Having information easily available in a cohesive format provides a solid base for other industry professionals to make informed decisions to reduce embodied carbon.   

Learn more in UKGBC’s ‘Embodied Carbon: Improving your modelling and reporting’ guidance document.  

Using less, and using low carbon materials 

Many of the materials we traditionally use in construction such as steel, concrete and cement produce a lot of carbon during their manufacture, and indeed emissions from materials form a significant part of a building’s entire embodied carbon. In the first instance, we should design buildings to use fewer materials – especially fewer carbon intensive materials. After a building has been designed to use less, the materials that are needed should be low carbon wherever possible.  

Common low carbon materials:  

  • Bio-based, or biogenic, materials have reduced carbon emissions due to the carbon they sequester during their growing lifetime. For example, using timber for a structure instead of steel reduces the embodied carbon considerably.  
  • Reused materials reclaimed from the built environment as part of the circular economy. For example, reusing steel can have a 97.5% lower embodied carbon than new steel.  
  • Innovations within material production have also produced lower carbon alternatives that use recycled elements or reduce material needed through careful design.  

Learn more about resource use and the circular economy, and how it can reduce our carbon emissions. 


One of the most effective ways to reduce embodied carbon is to retrofit a building instead of demolishing it and rebuilding from new. By retaining the original structure much of the carbon emissions can be saved in the upfront stage of a building’s life. The deep retrofit of The Entopia Building in Cambridge saved around 60% of the embodied carbon compared to demolition and rebuilding the structure. Even partial reuse by retaining a façade or core structure can mean the embodied carbon on a project can be significantly reduced. During the retrofit of 1 Triton Square the refurbishment of the façade saved 2,400tCO2 compared to a new façade.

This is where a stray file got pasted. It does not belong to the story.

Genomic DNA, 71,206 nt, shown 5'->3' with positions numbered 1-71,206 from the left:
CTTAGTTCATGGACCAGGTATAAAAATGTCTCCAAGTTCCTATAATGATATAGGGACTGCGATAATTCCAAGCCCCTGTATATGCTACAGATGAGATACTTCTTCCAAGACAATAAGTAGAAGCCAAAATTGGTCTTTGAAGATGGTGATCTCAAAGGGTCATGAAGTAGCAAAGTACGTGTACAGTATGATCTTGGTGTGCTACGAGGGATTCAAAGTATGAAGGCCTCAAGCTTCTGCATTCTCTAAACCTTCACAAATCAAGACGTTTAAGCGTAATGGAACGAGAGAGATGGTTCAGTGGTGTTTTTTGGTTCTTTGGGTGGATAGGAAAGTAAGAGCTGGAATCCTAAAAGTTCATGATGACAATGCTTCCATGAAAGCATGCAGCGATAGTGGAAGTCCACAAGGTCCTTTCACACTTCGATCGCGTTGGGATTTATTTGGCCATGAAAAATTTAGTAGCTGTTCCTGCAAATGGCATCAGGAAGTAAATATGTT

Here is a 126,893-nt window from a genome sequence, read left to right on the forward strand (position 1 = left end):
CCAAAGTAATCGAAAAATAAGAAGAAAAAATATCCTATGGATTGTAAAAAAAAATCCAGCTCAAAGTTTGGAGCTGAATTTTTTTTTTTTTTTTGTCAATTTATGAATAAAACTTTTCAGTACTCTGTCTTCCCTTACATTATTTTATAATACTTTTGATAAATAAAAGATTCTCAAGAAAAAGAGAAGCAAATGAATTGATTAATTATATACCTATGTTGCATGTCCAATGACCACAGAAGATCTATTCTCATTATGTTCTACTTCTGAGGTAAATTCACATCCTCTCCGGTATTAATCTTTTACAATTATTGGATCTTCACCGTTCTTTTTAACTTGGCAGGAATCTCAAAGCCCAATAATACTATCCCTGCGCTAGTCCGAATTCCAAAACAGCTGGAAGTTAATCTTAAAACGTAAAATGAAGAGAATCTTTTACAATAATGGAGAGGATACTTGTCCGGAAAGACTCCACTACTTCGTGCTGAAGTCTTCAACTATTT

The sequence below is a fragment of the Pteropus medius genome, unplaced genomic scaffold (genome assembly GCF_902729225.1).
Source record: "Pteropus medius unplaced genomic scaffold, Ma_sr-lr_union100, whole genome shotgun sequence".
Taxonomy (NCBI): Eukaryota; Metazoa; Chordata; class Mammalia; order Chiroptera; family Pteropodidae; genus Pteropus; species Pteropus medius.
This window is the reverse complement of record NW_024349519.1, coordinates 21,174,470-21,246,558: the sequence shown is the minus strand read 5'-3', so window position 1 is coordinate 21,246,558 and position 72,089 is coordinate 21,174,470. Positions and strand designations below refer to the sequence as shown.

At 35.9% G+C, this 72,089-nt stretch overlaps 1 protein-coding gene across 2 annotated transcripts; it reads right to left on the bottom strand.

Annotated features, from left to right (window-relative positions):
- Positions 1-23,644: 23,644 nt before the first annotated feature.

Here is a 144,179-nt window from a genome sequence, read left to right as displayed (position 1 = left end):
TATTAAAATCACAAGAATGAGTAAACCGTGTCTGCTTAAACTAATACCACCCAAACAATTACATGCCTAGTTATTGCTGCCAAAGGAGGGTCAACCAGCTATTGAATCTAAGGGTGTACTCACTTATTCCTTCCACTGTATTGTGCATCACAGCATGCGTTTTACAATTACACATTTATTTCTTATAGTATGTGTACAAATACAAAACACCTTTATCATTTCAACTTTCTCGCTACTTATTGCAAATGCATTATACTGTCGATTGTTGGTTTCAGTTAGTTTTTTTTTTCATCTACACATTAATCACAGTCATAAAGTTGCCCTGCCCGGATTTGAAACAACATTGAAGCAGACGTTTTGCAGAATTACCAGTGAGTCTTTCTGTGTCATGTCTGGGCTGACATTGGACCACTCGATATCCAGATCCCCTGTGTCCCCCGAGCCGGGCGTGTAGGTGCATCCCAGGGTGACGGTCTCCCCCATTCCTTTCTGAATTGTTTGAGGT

The need for better policy

The government needs to bring in legislation that prioritises the reduction of embodied carbon, which is currently unregulated. UKGBC is calling for:  

  • The mandatory measurement and reporting of whole life carbon (combination of both operational and embodied carbon) for new buildings and major refurbishments – starting with large buildings and residential developments.  
  • Planning policy to be reformed so that the reuse of existing buildings is prioritised over demolition.  
  • Limits for upfront embodied carbon on buildings should be introduced, with associated financial incentives to assist industry in the transition to lower carbon alternatives. 

At the beginning of 2024, UKGBC came together with 10 leading industry bodies to call for the regulation of embodied carbon by the next government.  

What is UKGBC doing on embodied carbon? 

UKGBC is committed to working with industry to create best-practice guidance and amplify solutions for reducing embodied carbon within our built environment.  

Most recently, we launched, ‘Embodied Carbon: Scope 3 Measurement & Reporting’ to support industry professionals as they look to streamline their scope 3 and embodied carbon reporting. This followed on from our ‘Embodied Carbon: Modelling & Reporting’ guidance document launched in 2023 that outlines how we can build consistency and transparency in reporting across the sector. 

If you want to learn more about UKGBC’s ongoing work, you can get in contact with our Advancing Net Zero team here.